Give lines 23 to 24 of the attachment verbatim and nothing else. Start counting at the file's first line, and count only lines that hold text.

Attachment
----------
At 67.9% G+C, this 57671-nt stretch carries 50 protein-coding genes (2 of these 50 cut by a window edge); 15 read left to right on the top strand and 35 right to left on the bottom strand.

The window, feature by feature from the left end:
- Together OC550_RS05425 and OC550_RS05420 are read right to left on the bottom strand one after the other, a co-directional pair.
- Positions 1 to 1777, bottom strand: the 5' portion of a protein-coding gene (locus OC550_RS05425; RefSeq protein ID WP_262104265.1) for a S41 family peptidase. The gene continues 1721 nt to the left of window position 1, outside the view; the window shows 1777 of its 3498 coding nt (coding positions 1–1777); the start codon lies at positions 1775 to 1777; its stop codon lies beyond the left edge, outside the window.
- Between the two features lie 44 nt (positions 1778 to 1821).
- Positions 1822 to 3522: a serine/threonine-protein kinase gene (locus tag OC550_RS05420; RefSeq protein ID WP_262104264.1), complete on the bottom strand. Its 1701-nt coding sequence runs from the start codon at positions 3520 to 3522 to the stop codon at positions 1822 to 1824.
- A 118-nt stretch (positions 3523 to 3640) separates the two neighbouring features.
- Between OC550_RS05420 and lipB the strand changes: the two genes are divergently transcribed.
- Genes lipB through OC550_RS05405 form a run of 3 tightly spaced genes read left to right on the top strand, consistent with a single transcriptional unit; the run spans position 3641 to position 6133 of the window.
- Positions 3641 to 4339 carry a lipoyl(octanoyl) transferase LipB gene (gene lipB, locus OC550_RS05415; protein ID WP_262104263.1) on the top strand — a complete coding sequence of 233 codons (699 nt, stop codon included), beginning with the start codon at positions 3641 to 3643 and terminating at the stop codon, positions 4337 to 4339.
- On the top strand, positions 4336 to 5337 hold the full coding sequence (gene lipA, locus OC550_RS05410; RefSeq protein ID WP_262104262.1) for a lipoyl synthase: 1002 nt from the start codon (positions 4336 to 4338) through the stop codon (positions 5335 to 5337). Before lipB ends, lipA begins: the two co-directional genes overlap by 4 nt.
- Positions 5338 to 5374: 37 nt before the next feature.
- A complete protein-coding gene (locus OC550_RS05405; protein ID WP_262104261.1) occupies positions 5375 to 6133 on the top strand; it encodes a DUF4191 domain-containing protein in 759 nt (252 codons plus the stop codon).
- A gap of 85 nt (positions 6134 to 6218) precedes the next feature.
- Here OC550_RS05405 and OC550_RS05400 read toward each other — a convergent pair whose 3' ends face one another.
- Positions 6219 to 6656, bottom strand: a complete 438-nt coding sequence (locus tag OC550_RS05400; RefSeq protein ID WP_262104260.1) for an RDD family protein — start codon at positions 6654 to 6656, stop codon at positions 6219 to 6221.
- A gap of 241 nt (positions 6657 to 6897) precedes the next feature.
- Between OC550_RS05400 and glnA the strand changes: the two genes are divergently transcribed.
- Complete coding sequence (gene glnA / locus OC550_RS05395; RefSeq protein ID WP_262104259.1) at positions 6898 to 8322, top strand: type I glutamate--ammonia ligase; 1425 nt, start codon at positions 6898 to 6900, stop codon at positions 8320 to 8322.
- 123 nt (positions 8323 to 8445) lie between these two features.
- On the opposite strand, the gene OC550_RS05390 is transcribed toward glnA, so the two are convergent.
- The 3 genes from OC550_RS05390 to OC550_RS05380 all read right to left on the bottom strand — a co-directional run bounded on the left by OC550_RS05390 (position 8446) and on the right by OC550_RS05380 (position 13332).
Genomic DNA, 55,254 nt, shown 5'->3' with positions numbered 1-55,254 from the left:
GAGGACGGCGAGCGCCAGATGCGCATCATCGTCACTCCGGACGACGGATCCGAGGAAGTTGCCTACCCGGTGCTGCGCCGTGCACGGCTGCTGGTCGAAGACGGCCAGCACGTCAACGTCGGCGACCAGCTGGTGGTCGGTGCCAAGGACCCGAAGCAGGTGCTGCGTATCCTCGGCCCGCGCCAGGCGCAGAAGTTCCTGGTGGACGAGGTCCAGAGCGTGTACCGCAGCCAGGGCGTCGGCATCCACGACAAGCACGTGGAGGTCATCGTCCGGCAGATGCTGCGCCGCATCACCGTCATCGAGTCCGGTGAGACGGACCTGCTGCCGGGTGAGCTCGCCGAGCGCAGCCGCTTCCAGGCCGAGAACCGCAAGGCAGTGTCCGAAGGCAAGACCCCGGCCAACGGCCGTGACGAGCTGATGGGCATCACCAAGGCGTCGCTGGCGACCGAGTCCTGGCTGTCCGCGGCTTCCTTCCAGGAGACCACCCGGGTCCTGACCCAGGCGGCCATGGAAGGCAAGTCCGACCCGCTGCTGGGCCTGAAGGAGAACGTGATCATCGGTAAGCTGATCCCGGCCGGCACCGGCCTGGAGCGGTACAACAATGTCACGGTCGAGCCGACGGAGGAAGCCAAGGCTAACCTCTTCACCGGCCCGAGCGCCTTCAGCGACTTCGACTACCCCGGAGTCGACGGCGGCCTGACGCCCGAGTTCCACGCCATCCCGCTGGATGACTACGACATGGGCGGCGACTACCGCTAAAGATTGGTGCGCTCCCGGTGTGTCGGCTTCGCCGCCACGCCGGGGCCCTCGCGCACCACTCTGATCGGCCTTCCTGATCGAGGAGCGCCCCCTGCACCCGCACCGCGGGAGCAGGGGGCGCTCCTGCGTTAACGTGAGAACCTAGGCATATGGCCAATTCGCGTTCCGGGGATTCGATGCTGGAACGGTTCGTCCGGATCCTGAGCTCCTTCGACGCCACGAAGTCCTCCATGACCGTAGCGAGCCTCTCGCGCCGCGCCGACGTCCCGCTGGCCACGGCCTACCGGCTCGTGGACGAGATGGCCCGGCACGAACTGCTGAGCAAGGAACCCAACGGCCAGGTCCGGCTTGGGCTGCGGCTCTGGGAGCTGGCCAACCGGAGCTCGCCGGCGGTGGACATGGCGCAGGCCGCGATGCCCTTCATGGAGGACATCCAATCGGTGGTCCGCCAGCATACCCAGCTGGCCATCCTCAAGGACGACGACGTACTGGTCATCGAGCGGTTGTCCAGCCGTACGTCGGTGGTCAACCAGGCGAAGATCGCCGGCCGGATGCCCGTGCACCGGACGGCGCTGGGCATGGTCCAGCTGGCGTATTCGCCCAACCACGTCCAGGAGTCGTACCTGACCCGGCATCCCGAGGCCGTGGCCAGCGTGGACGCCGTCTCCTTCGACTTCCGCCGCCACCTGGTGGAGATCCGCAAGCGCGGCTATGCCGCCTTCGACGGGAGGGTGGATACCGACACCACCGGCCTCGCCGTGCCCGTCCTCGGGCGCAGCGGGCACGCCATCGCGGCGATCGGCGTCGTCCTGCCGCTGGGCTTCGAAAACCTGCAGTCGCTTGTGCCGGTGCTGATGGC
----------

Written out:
Genomic DNA, 55,254 nt, shown 5'->3' with positions numbered 1-55,254 from the left:
GAGGACGGCGAGCGCCAGATGCGCATCATCGTCACTCCGGACGACGGATCCGAGGAAGTTGCCTACCCGGTGCTGCGCCGTGCACGGCTGCTGGTCGAAGACGGCCAGCACGTCAACGTCGGCGACCAGCTGGTGGTCGGTGCCAAGGACCCGAAGCAGGTGCTGCGTATCCTCGGCCCGCGCCAGGCGCAGAAGTTCCTGGTGGACGAGGTCCAGAGCGTGTACCGCAGCCAGGGCGTCGGCATCCACGACAAGCACGTGGAGGTCATCGTCCGGCAGATGCTGCGCCGCATCACCGTCATCGAGTCCGGTGAGACGGACCTGCTGCCGGGTGAGCTCGCCGAGCGCAGCCGCTTCCAGGCCGAGAACCGCAAGGCAGTGTCCGAAGGCAAGACCCCGGCCAACGGCCGTGACGAGCTGATGGGCATCACCAAGGCGTCGCTGGCGACCGAGTCCTGGCTGTCCGCGGCTTCCTTCCAGGAGACCACCCGGGTCCTGACCCAGGCGGCCATGGAAGGCAAGTCCGACCCGCTGCTGGGCCTGAAGGAGAACGTGATCATCGGTAAGCTGATCCCGGCCGGCACCGGCCTGGAGCGGTACAACAATGTCACGGTCGAGCCGACGGAGGAAGCCAAGGCTAACCTCTTCACCGGCCCGAGCGCCTTCAGCGACTTCGACTACCCCGGAGTCGACGGCGGCCTGACGCCCGAGTTCCACGCCATCCCGCTGGATGACTACGACATGGGCGGCGACTACCGCTAAAGATTGGTGCGCTCCCGGTGTGTCGGCTTCGCCGCCACGCCGGGGCCCTCGCGCACCACTCTGATCGGCCTTCCTGATCGAGGAGCGCCCCCTGCACCCGCACCGCGGGAGCAGGGGGCGCTCCTGCGTTAACGTGAGAACCTAGGCATATGGCCAATTCGCGTTCCGGGGATTCGATGCTGGAACGGTTCGTCCGGATCCTGAGCTCCTTCGACGCCACGAAGTCCTCCATGACCGTAGCGAGCCTCTCGCGCCGCGCCGACGTCCCGCTGGCCACGGCCTACCGGCTCGTGGACGAGATGGCCCGGCACGAACTGCTGAGCAAGGAACCCAACGGCCAGGTCCGGCTTGGGCTGCGGCTCTGGGAGCTGGCCAACCGGAGCTCGCCGGCGGTGGACATGGCGCAGGCCGCGATGCCCTTCATGGAGGACATCCAATCGGTGGTCCGCCAGCATACCCAGCTGGCCATCCTCAAGGACGACGACGTACTGGTCATCGAGCGGTTGTCCAGCCGTACGTCGGTGGTCAACCAGGCGAAGATCGCCGGCCGGATGCCCGTGCACCGGACGGCGCTGGGCATGGTCCAGCTGGCGTATTCGCCCAACCACGTCCAGGAGTCGTACCTGACCCGGCATCCCGAGGCCGTGGCCAGCGTGGACGCCGTCTCCTTCGACTTCCGCCGCCACCTGGTGGAGATCCGCAAGCGCGGCTATGCCGCCTTCGACGGGAGGGTGGATACCGACACCACCGGCCTCGCCGTGCCCGTCCTCGGGCGCAGCGGGCACGCCATCGCGGCGATCGGCGTCGTCCTGCCGCTGGGCTTCGAAAACCTGCAGTCGCTTGTGCCGGTGCTGATGGC